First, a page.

FORT WORTH, Texas: Autism Speaks mandates that April is Autism Awareness Month. This organization makes an image for themselves indicating they’re for the welfare and lives of autistic individuals, like me. However, that is, at best disingenuous, at worst a lie. Not to sound like a conspiracy theorist, but Autism Speaks demonizes and only identifies a single demographic of autistic individuals.
What they fail to recognize is that the Autism Spectrum is not the way Autism Speaks portrays it.
That failure is evidenced in their 2009 commercial, “I Am Autism”
The commercial plays out more like an anti-Communist propaganda film from the Red Scare of the 1950s. During the commercial, you can see mainly one demographic: middle class Caucasian children.
Autism Speaks claims that Autism Spectrum Disorder can: “make sure that your marriage fails” and “bankrupt you for my own self-gain.”
As a child growing up on the spectrum, if I was told that my being Autistic is responsible for my parents’ marriage dissolving (it did not) would be horrific. As a young adult, all I can say is that if your marriage fails because your child is on the Autism spectrum, your marriage was not solid anyway.
Also, it seems highly illogical that an Autistic child can bankrupt a household. If you’re bankrupt due to your child on the Autism spectrum, your household fund management is not solid.
Autism Speaks also claims children on the spectrum are a threat to civilization at its core
“I will plot to rob you of your children and your dreams,” the commercial continues. As if a chemical imbalance in the brain of children is capable of destroying planetary safety, which is highly illogical in this case.
To bring it full circle in the Red Scare-esque advertisement, they claim “We are Qatar. We are the United Kingdom. We are the United States. We are China. We are Argentina. We are Russia. We are the European Union. We are the United Nations,” as if individuals like myself are international threats to civilization.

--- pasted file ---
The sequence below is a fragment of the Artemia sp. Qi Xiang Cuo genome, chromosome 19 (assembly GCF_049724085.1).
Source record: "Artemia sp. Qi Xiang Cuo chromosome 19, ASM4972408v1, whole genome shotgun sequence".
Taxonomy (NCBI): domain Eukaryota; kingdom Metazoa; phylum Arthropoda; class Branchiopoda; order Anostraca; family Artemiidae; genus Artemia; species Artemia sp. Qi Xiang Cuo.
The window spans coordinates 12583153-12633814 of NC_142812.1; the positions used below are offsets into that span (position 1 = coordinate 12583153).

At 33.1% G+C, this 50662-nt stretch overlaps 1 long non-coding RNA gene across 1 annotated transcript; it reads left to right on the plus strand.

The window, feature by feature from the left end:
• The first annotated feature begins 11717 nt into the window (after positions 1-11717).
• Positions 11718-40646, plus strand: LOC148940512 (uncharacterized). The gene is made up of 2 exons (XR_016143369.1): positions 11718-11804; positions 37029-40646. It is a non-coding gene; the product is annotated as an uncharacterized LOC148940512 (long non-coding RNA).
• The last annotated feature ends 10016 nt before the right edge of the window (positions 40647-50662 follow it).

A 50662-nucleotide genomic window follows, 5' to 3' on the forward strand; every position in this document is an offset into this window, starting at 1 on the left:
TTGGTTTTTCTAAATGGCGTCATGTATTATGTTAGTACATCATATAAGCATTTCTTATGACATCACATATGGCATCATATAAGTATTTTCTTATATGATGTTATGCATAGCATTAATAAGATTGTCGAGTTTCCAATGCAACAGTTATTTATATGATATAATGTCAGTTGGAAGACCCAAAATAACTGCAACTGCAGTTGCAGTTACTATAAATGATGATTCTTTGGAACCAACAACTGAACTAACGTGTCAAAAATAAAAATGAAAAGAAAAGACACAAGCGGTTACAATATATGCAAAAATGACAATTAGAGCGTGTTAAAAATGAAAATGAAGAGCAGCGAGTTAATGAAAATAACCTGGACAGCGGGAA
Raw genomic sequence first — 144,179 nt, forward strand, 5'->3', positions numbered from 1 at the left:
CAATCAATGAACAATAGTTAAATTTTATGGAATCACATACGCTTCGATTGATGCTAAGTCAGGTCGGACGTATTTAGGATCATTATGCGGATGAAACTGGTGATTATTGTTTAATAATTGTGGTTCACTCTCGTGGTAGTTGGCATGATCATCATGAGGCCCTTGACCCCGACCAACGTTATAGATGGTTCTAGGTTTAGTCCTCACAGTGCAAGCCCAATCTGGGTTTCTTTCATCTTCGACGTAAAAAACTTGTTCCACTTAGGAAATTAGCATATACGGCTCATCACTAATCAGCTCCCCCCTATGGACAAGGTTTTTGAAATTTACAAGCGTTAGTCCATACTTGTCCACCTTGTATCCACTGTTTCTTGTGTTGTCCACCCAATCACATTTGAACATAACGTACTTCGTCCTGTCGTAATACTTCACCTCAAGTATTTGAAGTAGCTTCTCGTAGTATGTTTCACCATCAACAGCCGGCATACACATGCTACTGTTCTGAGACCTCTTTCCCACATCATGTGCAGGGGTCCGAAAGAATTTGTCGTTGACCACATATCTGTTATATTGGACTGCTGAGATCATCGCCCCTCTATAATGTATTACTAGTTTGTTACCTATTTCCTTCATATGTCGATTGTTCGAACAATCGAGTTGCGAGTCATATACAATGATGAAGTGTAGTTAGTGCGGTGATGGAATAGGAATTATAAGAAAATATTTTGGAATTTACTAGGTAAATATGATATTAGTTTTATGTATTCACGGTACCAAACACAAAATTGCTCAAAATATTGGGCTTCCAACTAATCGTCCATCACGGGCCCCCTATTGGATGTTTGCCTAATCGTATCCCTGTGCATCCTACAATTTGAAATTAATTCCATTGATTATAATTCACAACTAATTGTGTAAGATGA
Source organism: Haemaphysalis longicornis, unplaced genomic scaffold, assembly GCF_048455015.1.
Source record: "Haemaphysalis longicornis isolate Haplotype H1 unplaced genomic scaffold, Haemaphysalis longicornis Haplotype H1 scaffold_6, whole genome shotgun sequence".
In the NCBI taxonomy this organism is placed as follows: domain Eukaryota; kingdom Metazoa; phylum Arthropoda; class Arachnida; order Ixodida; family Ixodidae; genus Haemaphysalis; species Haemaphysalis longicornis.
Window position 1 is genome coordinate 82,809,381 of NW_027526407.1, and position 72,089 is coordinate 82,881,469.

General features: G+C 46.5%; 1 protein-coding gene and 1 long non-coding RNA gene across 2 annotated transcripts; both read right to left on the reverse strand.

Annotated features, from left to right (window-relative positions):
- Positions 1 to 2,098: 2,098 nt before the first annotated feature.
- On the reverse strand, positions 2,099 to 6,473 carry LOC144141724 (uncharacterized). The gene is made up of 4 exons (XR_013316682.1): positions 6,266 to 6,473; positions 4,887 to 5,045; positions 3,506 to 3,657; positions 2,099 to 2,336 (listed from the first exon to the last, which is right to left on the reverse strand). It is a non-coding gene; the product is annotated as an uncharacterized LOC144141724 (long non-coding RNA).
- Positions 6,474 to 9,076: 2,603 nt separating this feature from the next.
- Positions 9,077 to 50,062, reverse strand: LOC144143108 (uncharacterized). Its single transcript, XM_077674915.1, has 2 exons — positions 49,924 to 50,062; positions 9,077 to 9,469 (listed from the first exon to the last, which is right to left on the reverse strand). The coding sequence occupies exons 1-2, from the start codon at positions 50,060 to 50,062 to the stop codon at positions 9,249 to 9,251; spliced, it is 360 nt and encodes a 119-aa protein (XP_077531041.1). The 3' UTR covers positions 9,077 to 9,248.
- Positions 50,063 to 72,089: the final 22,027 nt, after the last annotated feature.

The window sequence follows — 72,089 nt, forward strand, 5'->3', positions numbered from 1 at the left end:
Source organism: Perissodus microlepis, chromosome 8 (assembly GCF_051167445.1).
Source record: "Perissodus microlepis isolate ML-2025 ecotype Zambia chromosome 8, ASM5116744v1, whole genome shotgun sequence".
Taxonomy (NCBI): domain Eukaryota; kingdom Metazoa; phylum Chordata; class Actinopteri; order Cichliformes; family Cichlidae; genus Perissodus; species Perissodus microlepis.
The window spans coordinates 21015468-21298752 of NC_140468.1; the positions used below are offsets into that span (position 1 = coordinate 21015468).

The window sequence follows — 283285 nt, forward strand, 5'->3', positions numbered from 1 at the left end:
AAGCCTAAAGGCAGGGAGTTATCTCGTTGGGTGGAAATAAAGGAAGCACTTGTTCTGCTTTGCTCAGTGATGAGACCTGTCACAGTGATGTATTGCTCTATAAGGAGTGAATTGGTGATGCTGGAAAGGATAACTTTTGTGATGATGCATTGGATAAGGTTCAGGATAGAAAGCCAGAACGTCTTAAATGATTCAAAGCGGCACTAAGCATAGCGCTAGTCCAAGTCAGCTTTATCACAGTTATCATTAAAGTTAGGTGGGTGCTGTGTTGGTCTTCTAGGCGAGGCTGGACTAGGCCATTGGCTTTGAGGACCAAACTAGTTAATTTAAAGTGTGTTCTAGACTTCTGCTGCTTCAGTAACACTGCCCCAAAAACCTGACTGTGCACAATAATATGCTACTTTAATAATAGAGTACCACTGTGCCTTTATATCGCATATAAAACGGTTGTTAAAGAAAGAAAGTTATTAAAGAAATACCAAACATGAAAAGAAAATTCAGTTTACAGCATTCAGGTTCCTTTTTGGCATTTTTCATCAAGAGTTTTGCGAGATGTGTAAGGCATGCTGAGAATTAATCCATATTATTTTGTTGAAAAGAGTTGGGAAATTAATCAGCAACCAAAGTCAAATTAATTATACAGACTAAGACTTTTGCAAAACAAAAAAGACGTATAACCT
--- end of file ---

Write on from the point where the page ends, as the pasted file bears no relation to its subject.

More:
A more realistic definition of Autism
On the contrary to what Autism Speaks believes, the Centers for Disease Control and Prevention (CDC)’s definition of Autism Spectrum Disorder is defined as
“…a group of behaviors indicating social, communicative, and behavioral impairment or abnormalities. The essential features of ASD are (a) impaired reciprocal social interactions, (b) delayed or unusual communication styles, and (c) restricted or repetitive behavior patterns.”
As an individual with Asperger’s Syndrome, a high functioning level of autism, I exhibit not only those qualities listed above, but qualities such as having a special interest and having sensory issues. Please be assured, I am not speaking for every individual on the Autism Spectrum Disorder (ASD). Some individuals are lower functioning than I am and some individuals are intermediate. While others have special gifts, music, math, memory recall, that others may not.
Autism experts put children with autism and Asperger’s into quality boxes.
Quality A is: “impaired reciprocal social interactions”
Some people on the Spectrum may not respond to normal conversational stimuli or may respond in ways different than average people.
Quality B is: “delayed or unusual communication styles”
For myself that means getting additional classroom help via a teacher’s aide, or a smaller classroom size. This helps me to focus better, and I have extra assistance on assignments. However, it also means that some individuals with ASD may communicate by primitive or unorthodox methods.
Quality C is “restricted or repetitive behavior patterns”
My fellow individuals on the spectrum and I exhibit actions that are often replicated frequently ala fidgeting with a random object, whether it be a pencil or our hair.
Like a superhero with their uncommon abilities to see or hear, a common trait shared among individuals with ASD is having sensory issues. The sections of our brain that are responsible for our sight, hearing, speech, smell, and touch are sensitive to an extent.
For instance, my friend, Olivia, and I don’t like ground beef because it looks unnatural and disgusting to us, kind of like how some people don’t like tapioca pudding. It just does not “look” right to us.
Others don’t like sudden or loud noises like fire alarms, because our eardrums are extra sensitive to sound stimulation. With individuals like myself, we may have speech issues, whether it be not being able to pronounce a sound or being non-verbal, like Willa, the daughter of a family friend.
Additionally, many autistic individuals hate shirt tags as they irritate the skin. The perception is from annoying to caustic depending on the person. Thankfully we can find clothing that helps us to overcome issues with things like seams in socks, or the tactile feeling of the cloth, or the tags.
Star Trek characters help explain the Autism Spectrum